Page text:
How to Create a Website Scraper with Puppeteer and Firebase Features


This tutorial explains how to create a web scraper with Puppeteer and deploy it to the web with Firebase functions.

Let’s create a simple website scraper that downloads content from a webpage and extracts content from the page. For this example, we will use the New York Times website as the source of the content. The scraper will extract the top 10 news headlines from the page and display them on the web page. The scraping is done using the Puppeteer headless browser and the web application is deployed to Firebase functions.

1. Initialize a Firebase function

Assuming you have already created a Firebase project, you can initialize Firebase functions in a local environment by running the following command:

mkdir scraper
cd scraper
npx firebase init functions
cd functions
npm install puppeteer

Follow the prompts to initialize the project. We also install NPM’s Puppeteer package to use the Puppeteer headless browser.

2. Create a Node.js app

Create a new pptr.js file in the functions folder which will contain the application code to scrape the page content. The script will only download the HTML content of the page and block all images, style sheets, videos and fonts to reduce the time it takes to download the page.

We use the XPath expression to select the page titles that are wrapped under the h3 label. You can use Chrome Dev Tools to find the XPath of titles.

const puppeteer = require('puppeteer');

const scrapeWebsite = async () => {
  let stories = [];
  const browser = await puppeteer.launch({
    headless: true,
    timeout: 20000,
    ignoreHTTPSErrors: true,
    slowMo: 0,
    args: [

  try {
    const page = await browser.newPage();

    await page.setViewport({ width: 1280, height: 720 });

    await page.setRequestInterception(true);

    page.on('request', (interceptedRequest) => {
      const blockResources = ['script', 'stylesheet', 'image', 'media', 'font'];
      if (blockResources.includes(interceptedRequest.resourceType())) {
      } else {

    await page.setUserAgent(
      'Mozilla/5.0 (Macintosh; Intel Mac OS X 10_15_7) AppleWebKit/537.36 (KHTML, like Gecko) Chrome/100.0.4896.127 Safari/537.36'

    await page.goto('', {
      waitUntil: 'domcontentloaded',

    const storySelector = 'section.story-wrapper h3';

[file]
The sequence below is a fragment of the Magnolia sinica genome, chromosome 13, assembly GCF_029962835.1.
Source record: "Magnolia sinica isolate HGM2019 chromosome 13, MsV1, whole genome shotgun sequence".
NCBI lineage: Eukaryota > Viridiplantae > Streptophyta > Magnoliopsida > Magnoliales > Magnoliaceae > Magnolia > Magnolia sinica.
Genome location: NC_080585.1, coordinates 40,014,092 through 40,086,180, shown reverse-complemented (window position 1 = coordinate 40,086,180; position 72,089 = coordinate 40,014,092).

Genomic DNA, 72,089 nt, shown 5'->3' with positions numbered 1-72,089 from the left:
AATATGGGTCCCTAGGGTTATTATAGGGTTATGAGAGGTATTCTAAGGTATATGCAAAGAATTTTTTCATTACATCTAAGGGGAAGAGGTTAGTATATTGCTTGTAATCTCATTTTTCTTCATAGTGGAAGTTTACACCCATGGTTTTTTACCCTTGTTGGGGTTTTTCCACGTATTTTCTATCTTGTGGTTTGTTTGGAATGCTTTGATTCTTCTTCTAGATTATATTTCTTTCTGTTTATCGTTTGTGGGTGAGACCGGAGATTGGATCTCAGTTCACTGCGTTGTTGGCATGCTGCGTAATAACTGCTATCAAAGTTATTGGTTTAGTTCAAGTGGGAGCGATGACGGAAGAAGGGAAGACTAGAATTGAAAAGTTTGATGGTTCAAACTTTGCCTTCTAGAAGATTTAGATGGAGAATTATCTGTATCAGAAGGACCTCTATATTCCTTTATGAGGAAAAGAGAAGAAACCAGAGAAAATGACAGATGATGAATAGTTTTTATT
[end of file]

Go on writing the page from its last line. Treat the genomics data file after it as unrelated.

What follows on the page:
stories = await page.$$eval(storySelector, (divs) =>
      divs.slice(0, 10).map((div, index) => `${index + 1}. ${div.innerText}`)
  } catch (error) {
  } finally {
    if (browser) {
      await browser.close();
  return stories;

module.exports = scrapeWebsite;

3. Write the Firebase function

Inside of index.js file, import the scraper function and export it as a firebase function. We are also writing a scheduled function that will run every day and call the scraper function.

It is important to increase function memory and timeout limits because Chrome with Puppeteer is resource heavy.

const functions = require('firebase-functions');
const scrapeWebsite = require('./pptr');

exports.scrape = functions
    timeoutSeconds: 120,
    memory: '512MB' || '2GB',
  .https.onRequest(async (req, res) => {
    const stories = await scrapeWebsite();
)); }); exports.scrapingSchedule = functions.pubsub .schedule('09:00') .timeZone('America/New_York') .onRun(async (context) => { const stories = await scrapeWebsite(); console.log('The NYT headlines are scraped every day at 9 AM EST', stories); return null; });

4. Deploy the feature

If you want to test the function locally, you can run the npm run serve command and browse to the function endpoint on localhost. When you are ready to deploy the function in the cloud, the command is npm run deploy.

Firebase Puppeteer Function

5. Test the planned function

If you want to test the scheduled function locally, you can run the command npm run shell to open an interactive shell to manually invoke functions with test data. Type the name of the function here scrapingSchedule() and press Enter to get the function output.

Firebase functions shell


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